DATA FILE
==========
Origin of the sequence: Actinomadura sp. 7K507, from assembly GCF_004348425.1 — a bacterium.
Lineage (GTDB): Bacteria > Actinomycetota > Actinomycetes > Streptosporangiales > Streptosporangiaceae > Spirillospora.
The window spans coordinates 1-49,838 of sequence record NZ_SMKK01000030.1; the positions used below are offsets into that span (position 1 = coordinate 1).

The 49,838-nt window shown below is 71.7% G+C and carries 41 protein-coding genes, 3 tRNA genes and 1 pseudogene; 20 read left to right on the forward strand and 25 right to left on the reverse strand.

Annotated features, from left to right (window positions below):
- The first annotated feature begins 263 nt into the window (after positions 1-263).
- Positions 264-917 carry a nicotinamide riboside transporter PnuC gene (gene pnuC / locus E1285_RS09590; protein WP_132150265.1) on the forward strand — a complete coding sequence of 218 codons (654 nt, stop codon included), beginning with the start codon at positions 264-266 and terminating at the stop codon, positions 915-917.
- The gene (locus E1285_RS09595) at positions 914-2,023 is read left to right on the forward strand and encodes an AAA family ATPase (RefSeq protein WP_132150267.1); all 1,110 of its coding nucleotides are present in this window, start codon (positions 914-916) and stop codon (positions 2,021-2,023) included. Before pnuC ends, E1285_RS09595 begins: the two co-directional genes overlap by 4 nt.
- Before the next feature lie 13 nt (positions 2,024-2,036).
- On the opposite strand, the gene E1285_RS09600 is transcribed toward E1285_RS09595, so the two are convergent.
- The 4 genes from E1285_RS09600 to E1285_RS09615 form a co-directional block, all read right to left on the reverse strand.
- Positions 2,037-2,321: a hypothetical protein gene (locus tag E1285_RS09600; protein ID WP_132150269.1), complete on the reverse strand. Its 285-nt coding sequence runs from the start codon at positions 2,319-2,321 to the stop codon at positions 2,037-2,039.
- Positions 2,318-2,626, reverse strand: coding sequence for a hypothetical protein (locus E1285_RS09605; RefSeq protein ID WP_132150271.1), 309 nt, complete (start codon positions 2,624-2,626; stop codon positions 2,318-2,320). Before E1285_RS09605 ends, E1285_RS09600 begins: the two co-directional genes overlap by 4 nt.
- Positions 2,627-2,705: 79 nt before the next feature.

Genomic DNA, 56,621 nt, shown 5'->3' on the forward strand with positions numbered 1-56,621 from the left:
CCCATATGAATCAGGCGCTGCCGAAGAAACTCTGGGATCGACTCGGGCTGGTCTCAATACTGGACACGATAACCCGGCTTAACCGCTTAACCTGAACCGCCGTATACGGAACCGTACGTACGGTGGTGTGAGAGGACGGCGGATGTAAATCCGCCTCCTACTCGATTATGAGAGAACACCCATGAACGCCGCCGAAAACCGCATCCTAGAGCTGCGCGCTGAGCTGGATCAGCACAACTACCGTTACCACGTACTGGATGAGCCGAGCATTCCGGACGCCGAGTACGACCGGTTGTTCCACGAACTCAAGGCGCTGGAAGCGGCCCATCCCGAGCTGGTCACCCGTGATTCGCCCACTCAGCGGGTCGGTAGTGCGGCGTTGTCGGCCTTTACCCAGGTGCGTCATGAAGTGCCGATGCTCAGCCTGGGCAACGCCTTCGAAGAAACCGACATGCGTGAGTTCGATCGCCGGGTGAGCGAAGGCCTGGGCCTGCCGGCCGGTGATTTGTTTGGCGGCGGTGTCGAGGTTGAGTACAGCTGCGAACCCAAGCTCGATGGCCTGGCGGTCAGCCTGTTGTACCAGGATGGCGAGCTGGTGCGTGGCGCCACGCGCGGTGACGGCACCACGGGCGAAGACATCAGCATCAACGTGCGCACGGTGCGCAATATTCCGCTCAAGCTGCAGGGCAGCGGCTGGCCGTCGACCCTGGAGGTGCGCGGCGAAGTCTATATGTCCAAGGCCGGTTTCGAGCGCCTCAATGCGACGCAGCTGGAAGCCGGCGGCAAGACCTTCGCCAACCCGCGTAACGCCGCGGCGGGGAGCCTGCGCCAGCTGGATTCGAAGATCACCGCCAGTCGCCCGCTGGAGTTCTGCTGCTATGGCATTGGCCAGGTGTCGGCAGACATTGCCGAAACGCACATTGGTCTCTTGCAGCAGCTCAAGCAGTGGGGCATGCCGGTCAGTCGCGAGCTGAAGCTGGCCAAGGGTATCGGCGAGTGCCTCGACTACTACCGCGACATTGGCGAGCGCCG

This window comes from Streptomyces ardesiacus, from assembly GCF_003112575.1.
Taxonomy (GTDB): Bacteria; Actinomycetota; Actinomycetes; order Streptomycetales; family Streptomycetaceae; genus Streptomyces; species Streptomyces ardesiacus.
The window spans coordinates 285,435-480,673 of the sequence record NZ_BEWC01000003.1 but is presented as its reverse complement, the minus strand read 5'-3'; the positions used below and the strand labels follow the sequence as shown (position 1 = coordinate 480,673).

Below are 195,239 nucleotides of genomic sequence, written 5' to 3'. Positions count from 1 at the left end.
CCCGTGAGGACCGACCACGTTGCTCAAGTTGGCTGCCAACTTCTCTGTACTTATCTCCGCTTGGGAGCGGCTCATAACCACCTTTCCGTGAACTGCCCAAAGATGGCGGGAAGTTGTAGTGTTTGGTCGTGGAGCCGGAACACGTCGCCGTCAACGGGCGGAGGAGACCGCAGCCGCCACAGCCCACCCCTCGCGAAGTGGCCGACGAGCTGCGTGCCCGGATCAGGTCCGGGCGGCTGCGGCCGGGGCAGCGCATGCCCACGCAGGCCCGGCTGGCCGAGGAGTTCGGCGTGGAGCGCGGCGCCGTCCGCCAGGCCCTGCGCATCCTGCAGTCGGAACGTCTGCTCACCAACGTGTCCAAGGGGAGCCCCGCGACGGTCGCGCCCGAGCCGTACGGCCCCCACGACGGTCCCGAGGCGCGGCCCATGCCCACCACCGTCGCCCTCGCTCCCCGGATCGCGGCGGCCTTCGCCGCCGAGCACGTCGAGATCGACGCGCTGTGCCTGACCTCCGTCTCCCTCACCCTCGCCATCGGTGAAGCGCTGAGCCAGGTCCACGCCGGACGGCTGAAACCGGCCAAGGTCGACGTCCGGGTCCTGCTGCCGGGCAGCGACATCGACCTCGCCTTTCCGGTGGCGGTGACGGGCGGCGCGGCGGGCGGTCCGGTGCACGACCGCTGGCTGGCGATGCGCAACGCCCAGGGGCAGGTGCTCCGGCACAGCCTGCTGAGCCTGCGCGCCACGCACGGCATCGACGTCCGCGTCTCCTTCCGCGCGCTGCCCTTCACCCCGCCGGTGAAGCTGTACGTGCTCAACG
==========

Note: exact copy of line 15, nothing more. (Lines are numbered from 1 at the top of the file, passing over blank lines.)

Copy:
Genomic DNA, 56,621 nt, shown 5'->3' on the forward strand with positions numbered 1-56,621 from the left: